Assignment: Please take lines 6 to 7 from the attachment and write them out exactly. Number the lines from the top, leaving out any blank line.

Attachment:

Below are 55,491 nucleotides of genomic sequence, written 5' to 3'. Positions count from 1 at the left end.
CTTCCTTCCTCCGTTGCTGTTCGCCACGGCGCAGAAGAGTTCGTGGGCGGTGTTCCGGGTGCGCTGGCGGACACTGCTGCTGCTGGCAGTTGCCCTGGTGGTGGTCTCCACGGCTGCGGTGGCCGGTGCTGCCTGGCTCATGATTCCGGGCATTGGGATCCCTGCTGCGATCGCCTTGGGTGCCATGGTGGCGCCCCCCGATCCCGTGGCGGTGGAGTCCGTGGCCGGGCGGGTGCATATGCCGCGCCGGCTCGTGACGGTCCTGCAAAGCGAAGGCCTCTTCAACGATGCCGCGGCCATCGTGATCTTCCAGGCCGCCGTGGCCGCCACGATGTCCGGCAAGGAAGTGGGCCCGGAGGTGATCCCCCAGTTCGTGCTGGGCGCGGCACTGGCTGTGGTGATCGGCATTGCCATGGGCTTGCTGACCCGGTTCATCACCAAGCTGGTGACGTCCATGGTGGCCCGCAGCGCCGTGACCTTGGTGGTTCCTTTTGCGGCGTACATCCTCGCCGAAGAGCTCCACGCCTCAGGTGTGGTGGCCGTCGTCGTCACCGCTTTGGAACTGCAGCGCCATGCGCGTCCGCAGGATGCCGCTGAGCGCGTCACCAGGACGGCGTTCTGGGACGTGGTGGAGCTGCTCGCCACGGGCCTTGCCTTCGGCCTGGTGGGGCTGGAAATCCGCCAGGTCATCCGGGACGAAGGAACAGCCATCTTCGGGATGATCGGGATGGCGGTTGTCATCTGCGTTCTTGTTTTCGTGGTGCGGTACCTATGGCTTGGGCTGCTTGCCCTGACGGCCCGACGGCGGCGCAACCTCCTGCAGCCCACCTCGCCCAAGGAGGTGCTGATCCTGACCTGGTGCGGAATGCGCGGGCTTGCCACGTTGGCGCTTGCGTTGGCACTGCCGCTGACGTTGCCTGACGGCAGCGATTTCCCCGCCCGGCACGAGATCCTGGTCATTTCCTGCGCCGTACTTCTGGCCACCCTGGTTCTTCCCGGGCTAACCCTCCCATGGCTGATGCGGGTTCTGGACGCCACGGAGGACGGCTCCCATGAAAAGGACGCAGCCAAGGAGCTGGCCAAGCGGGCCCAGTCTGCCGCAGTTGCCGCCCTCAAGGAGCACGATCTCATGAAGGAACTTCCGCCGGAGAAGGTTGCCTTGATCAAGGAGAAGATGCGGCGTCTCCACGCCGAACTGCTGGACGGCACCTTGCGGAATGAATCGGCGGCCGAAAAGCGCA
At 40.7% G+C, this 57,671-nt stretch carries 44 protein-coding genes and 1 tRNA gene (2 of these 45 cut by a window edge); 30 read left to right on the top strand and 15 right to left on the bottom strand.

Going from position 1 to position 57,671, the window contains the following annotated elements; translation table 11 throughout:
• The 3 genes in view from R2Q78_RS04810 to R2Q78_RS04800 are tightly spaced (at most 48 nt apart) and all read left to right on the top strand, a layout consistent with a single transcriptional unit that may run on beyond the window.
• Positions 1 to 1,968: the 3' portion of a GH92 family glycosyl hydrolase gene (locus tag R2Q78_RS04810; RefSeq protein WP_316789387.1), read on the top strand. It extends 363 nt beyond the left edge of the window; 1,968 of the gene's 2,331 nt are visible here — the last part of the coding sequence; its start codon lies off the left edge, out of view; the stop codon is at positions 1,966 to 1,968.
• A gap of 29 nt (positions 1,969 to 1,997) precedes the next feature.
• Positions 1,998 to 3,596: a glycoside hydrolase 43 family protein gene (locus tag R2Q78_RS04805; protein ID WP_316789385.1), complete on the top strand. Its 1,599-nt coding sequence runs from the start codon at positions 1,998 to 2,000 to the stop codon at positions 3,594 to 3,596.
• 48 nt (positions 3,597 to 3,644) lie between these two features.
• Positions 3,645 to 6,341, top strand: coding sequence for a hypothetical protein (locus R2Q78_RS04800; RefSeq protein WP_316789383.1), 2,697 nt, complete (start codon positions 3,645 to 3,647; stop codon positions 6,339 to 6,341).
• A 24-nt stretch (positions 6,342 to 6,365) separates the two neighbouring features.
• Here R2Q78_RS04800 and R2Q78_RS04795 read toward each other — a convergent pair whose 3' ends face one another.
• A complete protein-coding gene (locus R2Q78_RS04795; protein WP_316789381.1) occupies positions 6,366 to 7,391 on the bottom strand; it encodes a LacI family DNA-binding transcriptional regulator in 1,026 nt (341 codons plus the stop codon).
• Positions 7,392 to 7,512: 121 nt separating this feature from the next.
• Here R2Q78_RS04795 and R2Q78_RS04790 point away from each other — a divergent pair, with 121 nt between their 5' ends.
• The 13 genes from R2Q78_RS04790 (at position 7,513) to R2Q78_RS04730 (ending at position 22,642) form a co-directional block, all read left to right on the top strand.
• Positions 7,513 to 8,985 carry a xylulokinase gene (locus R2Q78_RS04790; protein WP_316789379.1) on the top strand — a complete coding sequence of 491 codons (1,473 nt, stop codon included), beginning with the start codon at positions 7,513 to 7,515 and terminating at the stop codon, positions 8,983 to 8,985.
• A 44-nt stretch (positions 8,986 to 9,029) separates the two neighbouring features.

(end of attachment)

• Positions 1 to 1,968: the 3' portion of a GH92 family glycosyl hydrolase gene (locus tag R2Q78_RS04810; RefSeq protein WP_316789387.1), read on the top strand. It extends 363 nt beyond the left edge of the window; 1,968 of the gene's 2,331 nt are visible here — the last part of the coding sequence; its start codon lies off the left edge, out of view; the stop codon is at positions 1,966 to 1,968.
• A gap of 29 nt (positions 1,969 to 1,997) precedes the next feature.